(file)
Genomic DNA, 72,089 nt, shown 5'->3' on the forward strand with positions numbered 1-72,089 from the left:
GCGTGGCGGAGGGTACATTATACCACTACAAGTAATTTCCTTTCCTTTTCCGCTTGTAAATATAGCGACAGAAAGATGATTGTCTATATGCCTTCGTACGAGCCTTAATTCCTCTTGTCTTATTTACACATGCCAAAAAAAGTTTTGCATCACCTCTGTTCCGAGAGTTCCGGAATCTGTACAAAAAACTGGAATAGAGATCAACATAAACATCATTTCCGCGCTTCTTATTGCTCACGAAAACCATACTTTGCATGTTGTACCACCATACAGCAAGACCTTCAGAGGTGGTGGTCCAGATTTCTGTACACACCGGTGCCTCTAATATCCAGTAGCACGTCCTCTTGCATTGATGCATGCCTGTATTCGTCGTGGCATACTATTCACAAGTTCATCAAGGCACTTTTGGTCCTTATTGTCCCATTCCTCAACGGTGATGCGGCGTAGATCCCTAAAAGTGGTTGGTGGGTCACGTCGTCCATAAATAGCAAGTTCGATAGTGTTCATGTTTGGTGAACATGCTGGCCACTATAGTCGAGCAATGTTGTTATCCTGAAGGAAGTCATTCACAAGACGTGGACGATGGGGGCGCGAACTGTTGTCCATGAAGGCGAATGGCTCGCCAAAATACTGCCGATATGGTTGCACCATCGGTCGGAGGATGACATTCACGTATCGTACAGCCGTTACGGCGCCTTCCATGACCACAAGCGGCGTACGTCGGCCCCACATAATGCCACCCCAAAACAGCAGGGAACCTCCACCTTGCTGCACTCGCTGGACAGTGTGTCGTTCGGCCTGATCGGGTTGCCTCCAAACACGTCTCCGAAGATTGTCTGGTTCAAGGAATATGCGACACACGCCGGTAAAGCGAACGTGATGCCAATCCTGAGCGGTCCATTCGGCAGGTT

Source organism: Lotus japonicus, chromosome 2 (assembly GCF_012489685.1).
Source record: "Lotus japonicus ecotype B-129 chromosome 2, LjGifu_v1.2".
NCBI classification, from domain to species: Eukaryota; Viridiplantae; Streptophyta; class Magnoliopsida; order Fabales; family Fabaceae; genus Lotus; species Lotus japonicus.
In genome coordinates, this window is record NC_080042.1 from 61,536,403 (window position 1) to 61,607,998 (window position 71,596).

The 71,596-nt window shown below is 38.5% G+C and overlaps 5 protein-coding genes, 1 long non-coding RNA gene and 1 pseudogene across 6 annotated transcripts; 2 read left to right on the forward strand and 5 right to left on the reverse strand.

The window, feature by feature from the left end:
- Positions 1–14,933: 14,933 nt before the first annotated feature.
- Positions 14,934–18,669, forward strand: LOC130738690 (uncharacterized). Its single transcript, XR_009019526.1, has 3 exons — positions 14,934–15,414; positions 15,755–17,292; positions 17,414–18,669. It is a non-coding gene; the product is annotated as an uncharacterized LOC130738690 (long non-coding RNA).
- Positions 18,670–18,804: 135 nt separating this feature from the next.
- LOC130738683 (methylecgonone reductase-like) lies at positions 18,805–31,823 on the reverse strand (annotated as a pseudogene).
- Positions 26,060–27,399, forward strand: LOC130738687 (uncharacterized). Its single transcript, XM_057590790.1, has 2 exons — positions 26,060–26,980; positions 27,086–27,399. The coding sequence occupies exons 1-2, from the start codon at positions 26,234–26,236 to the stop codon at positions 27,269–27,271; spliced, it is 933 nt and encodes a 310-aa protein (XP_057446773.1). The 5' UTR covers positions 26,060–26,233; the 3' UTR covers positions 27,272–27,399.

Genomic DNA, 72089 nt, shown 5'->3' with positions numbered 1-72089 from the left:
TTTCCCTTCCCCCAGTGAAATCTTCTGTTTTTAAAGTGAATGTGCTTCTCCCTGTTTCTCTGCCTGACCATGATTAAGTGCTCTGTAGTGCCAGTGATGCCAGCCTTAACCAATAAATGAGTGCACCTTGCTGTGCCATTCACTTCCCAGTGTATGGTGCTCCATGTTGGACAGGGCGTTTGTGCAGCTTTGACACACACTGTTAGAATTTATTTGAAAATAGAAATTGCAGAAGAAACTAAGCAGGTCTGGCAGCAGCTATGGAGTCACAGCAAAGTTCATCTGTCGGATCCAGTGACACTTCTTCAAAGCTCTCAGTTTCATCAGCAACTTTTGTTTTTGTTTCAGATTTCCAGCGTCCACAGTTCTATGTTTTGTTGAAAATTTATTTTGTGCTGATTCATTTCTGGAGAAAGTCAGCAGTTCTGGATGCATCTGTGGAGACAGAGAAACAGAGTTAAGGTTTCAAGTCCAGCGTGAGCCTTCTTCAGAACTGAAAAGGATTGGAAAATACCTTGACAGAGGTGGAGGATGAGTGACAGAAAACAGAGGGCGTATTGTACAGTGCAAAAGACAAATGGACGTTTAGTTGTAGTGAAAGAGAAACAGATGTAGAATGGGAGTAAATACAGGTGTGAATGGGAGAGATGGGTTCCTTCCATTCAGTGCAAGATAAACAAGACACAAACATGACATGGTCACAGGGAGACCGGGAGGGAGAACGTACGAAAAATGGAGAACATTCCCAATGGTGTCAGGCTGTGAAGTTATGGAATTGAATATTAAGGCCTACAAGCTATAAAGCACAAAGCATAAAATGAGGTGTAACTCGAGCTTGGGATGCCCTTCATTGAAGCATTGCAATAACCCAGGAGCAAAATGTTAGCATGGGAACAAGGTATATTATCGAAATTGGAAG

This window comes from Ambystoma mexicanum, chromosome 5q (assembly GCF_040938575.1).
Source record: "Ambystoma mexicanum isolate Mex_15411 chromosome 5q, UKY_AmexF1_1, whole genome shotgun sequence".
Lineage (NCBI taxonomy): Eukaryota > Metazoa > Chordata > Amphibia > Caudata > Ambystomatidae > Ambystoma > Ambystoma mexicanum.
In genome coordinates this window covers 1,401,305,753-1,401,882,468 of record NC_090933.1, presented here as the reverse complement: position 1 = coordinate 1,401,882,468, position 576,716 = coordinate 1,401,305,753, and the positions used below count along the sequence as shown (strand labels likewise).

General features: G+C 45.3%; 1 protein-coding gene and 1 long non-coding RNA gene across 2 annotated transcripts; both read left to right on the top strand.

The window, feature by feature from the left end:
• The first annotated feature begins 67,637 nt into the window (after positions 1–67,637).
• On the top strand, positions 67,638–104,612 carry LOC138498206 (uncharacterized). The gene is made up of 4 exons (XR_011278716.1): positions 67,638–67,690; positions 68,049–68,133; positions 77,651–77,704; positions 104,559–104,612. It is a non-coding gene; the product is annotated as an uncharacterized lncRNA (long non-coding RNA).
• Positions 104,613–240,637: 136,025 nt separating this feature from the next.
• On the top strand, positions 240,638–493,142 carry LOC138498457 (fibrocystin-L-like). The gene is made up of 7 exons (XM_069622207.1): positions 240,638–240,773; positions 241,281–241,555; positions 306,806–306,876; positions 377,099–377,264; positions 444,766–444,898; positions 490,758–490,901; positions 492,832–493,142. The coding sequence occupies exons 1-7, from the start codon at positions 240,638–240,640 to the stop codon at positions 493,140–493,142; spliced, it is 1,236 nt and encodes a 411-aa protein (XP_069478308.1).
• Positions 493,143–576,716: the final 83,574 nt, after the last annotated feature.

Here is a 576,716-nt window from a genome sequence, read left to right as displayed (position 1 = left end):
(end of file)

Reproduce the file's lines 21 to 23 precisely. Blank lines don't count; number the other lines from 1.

The window, feature by feature from the left end:
• The first annotated feature begins 67,637 nt into the window (after positions 1–67,637).
• On the top strand, positions 67,638–104,612 carry LOC138498206 (uncharacterized). The gene is made up of 4 exons (XR_011278716.1): positions 67,638–67,690; positions 68,049–68,133; positions 77,651–77,704; positions 104,559–104,612. It is a non-coding gene; the product is annotated as an uncharacterized lncRNA (long non-coding RNA).